Brazilian police have arrested 10 people suspected of taking steps toward planning a terrorist attack as the country prepares for the 2016 Olympics, which will begin Aug. 5 in Rio de Janeiro.
The suspects had pledged allegiance to Islamic State, Brazilian Justice Minister Alexandre de Moraes said in a news conference Thursday, but did not have any specific plan for an attack.
Though the suspects initially made contact online with Islamic State to declare loyalty, Moraes said, they did not have any ongoing communications with the militant group. They were based around the country and primarily communicated with each other electronically.
The justice minister cited “specific preparatory acts” the group made as justification for the arrests: The group had praised recent attacks in Nice, France, and Orlando, Fla.; one member made contact with someone in Paraguay about purchasing an AK-47; they discussed taking martial arts training. One member spoke of traveling abroad to meet with members of Islamic State, but could not afford it.
“At a certain point they decided that though Brazil was not part of the coalition considered an enemy of Islamic State, the arrival of foreigners during the Olympics could make the country a legitimate target,” Moraes said.
Brazil, a country with little history of terrorism or religious extremism, has been on alert for terrorist activity in advance of the Games. Authorities recently said they were monitoring roughly 100 people in the country who were suspected of sympathizing with terrorist activities.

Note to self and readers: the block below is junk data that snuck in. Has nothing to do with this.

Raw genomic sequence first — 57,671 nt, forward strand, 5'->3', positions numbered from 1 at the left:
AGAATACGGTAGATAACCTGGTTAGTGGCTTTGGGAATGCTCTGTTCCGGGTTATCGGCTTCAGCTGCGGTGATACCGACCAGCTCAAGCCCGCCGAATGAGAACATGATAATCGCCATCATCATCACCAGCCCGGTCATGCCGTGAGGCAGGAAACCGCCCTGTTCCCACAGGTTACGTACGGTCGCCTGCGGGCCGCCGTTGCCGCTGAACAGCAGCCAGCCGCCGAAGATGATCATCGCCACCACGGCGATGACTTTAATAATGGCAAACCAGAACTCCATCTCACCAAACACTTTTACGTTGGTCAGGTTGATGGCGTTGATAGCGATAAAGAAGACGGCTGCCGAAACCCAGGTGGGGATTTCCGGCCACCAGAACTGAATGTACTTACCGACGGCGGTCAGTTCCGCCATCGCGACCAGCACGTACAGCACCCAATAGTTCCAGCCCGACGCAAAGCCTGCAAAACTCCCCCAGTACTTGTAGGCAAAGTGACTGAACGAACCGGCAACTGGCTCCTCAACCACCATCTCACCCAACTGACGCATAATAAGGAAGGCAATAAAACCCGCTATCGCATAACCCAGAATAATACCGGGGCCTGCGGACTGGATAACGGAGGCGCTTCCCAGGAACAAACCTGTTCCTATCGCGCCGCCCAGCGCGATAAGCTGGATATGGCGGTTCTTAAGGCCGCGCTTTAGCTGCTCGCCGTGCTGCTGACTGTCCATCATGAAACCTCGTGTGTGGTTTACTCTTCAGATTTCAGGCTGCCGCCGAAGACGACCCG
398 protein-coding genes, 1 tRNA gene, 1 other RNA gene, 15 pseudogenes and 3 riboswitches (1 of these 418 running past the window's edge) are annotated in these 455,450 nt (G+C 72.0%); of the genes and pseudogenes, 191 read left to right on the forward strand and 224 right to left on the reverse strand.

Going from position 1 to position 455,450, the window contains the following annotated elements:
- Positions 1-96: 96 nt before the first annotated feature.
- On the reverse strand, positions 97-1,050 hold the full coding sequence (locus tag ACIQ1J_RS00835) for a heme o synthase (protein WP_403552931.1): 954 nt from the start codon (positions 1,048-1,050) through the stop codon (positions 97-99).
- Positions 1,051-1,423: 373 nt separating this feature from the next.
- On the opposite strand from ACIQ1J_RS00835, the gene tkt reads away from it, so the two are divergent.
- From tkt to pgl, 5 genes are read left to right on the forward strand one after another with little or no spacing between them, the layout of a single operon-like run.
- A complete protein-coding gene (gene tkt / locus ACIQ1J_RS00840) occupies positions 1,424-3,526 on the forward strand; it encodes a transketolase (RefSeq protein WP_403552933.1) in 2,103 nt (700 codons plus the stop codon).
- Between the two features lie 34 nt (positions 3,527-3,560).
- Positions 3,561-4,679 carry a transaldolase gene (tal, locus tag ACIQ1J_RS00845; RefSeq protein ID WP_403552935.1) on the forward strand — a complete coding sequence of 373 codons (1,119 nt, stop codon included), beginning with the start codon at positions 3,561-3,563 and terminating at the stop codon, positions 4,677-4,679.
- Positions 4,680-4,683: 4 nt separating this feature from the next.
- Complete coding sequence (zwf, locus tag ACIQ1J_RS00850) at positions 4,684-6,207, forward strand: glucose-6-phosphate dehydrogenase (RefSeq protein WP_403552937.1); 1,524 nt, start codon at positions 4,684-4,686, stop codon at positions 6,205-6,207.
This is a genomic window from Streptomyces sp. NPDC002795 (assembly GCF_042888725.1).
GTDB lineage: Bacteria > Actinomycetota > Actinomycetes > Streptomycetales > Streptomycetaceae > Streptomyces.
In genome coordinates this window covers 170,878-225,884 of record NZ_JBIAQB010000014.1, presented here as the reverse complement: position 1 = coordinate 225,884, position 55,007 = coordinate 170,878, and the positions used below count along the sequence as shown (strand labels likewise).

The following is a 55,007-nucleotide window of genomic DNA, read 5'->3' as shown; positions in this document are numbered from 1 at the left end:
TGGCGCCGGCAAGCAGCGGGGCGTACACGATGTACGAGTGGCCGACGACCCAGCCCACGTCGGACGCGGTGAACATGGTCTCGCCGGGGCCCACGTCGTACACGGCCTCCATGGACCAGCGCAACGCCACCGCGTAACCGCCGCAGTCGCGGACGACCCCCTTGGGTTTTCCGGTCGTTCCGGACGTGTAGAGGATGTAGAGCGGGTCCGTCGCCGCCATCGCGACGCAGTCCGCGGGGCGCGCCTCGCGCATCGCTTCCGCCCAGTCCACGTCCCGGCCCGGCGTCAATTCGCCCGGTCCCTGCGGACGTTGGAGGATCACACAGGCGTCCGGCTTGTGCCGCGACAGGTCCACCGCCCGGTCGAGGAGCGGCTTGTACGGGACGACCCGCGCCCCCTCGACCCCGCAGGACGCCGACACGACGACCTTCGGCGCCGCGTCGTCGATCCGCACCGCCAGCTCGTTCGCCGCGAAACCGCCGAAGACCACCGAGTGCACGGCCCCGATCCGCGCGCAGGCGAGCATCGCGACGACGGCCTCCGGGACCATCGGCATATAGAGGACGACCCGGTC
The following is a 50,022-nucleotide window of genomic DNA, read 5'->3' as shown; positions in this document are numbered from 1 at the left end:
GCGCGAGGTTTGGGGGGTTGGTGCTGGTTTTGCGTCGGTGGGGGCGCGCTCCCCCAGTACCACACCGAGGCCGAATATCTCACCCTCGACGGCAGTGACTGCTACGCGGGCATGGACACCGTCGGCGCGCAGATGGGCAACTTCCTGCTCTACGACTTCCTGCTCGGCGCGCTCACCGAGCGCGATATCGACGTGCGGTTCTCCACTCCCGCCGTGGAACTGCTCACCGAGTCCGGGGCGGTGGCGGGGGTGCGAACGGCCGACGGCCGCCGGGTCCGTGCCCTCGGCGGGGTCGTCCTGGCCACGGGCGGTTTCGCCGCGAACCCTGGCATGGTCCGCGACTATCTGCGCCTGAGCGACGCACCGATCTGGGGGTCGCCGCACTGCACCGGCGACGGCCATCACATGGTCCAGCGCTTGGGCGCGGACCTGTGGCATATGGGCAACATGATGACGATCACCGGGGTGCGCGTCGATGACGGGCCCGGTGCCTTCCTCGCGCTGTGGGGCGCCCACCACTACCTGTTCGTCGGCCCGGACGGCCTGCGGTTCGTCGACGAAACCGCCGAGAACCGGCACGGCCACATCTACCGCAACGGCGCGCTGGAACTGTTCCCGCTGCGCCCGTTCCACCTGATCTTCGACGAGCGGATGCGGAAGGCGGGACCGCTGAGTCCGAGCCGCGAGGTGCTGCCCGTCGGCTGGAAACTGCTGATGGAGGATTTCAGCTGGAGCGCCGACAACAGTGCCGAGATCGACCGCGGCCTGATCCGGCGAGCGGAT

All 10 arrested Thursday are on that list, authorities said, but their names have not been disclosed. Authorities plan to arrest two more people.
In preparation for the Olympics, Brazilian authorities tightened security at airports starting this week, leading to bottlenecks. Local police have launched a campaign asking local citizens to submit any evidence of suspicious activity.
Moraes said authorities would not wait if they suspected a terrorist plot was developing.
“No matter how insignificant it may seem, there will be a swift reaction,” he said. “We’ll act in the toughest way possible.”
Bevins is a special correspondent.
11:20 a.m.: This article was updated throughout with Times reporting.
This article was originally published at 8:15 a.m.